Key distinguishing features of the most common diagnoses
|Aware of Problem||Possible||No||Possible||Possible||Yes|
|Memory Loss Recent Events||Yes||Yes||Possible||Yes||Yes|
|Memory Loss Remote Events||Possible||No||Possible||No||No|
Likely:(Unless obvious depression or anxiety) FBC, TFT, LFT, calcium.
Possible:B12 and folate levels, CT/MRI scan.
Small Print:Syphilis serology
- FBC may show raised MCV, suggesting either alcohol abuse or B12/folate deficiency. Check B12 and folate levels if MCV raised.
- TFT: Hypothyroidism is an important remediable cause of dementia.
- LFT and γGT will give useful clues to alcohol intake (history likely to be unreliable).
- Calcium level: May show hypo- or hypercalcaemia.
- Syphilis serology: For possible neurosyphilis as underlying cause of dementia.
- CT scan/MRI: Will detect space-occupying lesions, cerebrovascular disease, atrophy and subarachnoid haemorrhage.
- Patients with dementia are often unaware of, or deny, their memory loss; the problem is more often brought to the GP’s attention by a concerned friend or relative.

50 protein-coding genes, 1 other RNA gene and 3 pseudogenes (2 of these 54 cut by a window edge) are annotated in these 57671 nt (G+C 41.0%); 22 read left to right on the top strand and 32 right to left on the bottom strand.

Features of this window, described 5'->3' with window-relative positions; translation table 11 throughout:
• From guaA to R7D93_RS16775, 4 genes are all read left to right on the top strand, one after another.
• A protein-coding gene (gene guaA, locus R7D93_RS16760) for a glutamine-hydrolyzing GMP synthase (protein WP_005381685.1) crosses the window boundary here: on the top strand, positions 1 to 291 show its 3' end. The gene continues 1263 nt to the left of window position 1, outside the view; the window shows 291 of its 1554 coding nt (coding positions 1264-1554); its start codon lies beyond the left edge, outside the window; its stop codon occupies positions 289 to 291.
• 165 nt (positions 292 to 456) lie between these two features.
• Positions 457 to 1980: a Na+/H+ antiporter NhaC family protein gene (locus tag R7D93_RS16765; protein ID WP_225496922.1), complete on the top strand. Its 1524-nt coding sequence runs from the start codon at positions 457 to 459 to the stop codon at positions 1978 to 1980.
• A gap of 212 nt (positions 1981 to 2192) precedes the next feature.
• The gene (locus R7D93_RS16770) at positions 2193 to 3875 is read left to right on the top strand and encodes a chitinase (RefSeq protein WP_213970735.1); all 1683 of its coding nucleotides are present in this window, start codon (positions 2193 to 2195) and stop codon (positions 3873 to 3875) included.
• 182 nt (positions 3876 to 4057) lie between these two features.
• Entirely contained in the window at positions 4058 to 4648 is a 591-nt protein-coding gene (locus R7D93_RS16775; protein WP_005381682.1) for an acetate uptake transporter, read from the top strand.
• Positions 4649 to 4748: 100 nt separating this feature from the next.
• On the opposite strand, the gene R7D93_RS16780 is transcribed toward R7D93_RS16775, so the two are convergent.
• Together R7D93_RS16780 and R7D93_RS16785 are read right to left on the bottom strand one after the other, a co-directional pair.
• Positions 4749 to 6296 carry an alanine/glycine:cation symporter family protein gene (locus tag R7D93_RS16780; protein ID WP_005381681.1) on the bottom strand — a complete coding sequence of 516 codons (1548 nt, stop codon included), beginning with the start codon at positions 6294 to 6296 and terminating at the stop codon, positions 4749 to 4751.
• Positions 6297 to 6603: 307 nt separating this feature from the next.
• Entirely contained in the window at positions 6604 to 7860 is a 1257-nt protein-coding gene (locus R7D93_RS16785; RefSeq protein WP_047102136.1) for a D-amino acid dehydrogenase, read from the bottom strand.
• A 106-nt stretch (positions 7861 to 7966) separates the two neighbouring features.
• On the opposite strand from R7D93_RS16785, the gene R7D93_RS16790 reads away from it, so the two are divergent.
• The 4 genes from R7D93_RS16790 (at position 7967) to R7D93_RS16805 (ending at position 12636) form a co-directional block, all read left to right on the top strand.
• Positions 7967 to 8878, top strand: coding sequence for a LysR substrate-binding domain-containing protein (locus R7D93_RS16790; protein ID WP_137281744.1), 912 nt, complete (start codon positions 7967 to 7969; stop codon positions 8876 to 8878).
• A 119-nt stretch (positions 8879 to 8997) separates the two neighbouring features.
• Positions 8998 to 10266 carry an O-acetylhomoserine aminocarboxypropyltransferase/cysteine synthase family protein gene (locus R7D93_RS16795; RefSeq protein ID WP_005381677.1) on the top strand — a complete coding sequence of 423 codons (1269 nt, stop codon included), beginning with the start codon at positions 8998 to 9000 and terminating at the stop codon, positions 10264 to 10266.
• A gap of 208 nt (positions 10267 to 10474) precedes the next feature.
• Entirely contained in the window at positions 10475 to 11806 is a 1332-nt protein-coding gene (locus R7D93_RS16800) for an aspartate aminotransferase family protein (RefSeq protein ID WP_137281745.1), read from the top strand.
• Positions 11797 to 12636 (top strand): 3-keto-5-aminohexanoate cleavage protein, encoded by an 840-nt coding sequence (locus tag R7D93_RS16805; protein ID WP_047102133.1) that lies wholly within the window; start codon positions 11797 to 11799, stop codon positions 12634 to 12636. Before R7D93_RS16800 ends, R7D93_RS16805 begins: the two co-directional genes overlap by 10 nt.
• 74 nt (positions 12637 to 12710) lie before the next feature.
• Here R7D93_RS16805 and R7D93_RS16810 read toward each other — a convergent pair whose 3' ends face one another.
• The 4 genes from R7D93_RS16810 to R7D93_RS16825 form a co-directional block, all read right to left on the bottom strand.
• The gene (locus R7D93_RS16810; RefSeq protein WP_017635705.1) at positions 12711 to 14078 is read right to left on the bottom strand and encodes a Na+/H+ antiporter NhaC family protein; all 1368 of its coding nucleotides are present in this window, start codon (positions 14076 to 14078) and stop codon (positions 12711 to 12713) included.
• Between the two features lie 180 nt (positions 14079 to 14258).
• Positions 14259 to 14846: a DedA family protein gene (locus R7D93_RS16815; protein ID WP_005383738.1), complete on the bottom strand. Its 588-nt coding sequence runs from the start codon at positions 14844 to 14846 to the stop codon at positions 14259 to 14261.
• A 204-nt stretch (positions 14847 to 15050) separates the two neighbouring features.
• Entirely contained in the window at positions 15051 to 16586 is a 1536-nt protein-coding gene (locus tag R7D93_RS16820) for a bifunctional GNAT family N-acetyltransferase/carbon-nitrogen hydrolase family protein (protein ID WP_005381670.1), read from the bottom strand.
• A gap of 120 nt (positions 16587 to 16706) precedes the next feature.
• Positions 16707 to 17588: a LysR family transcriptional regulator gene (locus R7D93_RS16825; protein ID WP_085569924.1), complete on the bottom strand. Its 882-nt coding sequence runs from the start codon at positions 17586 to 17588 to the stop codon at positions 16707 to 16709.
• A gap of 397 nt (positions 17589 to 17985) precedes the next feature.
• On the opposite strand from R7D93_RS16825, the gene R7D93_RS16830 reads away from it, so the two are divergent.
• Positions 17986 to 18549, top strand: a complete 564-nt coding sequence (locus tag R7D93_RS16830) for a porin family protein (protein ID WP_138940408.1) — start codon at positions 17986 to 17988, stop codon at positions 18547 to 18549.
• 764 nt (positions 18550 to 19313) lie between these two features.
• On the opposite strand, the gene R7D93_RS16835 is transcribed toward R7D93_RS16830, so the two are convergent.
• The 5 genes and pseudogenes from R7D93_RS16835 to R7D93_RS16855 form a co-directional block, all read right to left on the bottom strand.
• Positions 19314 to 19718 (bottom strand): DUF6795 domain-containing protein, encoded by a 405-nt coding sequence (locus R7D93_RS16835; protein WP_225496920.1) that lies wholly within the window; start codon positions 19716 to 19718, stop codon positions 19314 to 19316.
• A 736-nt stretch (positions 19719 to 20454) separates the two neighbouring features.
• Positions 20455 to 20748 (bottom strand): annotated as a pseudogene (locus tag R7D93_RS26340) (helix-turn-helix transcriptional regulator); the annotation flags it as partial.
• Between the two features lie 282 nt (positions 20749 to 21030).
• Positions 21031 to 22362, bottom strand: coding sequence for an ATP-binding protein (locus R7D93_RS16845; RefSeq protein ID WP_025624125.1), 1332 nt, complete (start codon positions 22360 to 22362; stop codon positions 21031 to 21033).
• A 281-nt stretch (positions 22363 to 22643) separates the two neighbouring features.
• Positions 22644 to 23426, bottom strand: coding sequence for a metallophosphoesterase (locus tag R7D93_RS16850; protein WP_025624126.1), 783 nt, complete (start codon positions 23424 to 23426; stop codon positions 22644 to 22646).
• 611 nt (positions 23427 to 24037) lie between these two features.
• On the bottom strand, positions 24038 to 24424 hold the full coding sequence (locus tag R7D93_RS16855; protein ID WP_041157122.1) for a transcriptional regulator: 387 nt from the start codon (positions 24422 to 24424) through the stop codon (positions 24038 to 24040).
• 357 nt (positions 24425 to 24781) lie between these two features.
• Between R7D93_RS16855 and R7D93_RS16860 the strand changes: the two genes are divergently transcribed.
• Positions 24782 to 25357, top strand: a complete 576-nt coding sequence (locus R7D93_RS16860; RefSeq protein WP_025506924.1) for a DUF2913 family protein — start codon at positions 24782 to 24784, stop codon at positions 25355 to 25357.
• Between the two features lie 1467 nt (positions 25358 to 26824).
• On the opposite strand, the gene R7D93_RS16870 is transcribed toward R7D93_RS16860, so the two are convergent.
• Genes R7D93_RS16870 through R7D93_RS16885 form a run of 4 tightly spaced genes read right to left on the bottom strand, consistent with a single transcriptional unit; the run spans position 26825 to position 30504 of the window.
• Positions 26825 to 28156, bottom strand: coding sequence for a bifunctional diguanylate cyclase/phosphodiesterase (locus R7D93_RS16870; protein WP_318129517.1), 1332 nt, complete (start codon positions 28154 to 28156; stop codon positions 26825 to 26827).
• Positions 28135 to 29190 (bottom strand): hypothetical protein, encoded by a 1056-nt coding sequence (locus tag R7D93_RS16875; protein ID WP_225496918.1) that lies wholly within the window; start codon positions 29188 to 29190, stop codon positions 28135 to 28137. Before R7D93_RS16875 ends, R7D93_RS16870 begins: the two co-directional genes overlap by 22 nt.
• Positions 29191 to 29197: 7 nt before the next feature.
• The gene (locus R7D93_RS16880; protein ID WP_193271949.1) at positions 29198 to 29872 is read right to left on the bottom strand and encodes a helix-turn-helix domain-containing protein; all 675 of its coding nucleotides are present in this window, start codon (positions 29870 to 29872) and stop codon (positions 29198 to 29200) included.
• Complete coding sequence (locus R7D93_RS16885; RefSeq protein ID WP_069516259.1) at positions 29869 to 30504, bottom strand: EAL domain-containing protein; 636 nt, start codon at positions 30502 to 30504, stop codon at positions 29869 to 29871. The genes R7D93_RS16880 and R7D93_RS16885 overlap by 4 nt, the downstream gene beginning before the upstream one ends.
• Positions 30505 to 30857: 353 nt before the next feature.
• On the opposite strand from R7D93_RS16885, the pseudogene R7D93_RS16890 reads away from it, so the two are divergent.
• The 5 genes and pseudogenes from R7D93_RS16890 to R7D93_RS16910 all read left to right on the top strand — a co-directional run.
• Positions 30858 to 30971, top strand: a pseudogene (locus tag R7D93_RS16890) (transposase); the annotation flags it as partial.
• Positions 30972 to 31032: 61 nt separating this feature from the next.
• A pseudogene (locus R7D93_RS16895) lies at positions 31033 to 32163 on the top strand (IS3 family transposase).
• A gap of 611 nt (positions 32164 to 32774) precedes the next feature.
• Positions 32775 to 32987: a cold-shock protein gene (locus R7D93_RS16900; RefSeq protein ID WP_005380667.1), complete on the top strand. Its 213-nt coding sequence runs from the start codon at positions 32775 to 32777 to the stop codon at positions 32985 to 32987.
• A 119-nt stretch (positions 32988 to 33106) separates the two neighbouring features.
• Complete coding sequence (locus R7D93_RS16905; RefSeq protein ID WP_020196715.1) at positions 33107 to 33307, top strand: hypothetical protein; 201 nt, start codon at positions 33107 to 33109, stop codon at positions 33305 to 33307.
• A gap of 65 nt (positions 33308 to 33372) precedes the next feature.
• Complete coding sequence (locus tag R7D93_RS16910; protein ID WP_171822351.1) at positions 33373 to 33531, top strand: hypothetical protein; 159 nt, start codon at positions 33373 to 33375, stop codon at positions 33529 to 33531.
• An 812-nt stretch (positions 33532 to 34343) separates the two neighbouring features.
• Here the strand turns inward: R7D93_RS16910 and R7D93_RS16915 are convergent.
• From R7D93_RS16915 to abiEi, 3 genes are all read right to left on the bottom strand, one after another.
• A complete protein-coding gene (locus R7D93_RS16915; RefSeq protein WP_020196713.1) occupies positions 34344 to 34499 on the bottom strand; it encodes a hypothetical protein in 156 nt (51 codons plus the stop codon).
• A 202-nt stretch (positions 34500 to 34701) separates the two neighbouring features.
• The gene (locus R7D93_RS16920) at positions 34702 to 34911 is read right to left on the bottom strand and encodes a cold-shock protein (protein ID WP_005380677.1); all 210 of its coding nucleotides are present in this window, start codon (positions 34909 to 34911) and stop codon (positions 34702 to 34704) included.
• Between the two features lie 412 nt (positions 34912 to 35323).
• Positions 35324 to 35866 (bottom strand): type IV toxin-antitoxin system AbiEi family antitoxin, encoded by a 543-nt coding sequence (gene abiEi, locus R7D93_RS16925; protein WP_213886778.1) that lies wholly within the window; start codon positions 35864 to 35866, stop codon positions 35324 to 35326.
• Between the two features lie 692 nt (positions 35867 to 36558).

- Patients who present themselves to the GP complaining of memory loss are most likely to be suffering from anxiety or depression.
- Even if a diagnosis of anxiety or depression seems obvious, patients are likely to be concerned about the possibility of dementia, which will exacerbate the situation; explaining that the problem is more to do with poor concentration than failing memory will help reassure them.
- Establishing the onset gives valuable clues to the problem – a dementia pattern progressing slowly over a year or two is likely to be Alzheimer’s or multi-infarct dementia; with a shorter history, an underlying cause is possible; and sudden onset of memory loss is likely to be caused by a vascular event or trauma.
- It can be very difficult to distinguish between depression and dementia – and the two may coexist. Consider a trial of antidepressants.
- Rapid onset of apparent dementia over 3–6 months or less suggests a possible underlying cause.
- True memory loss after a head injury suggests significant trauma.
- Depression in the elderly may mimic dementia (pseudodementia) with behavioural changes like hoarding and bad temper. Do not miss this treatable condition.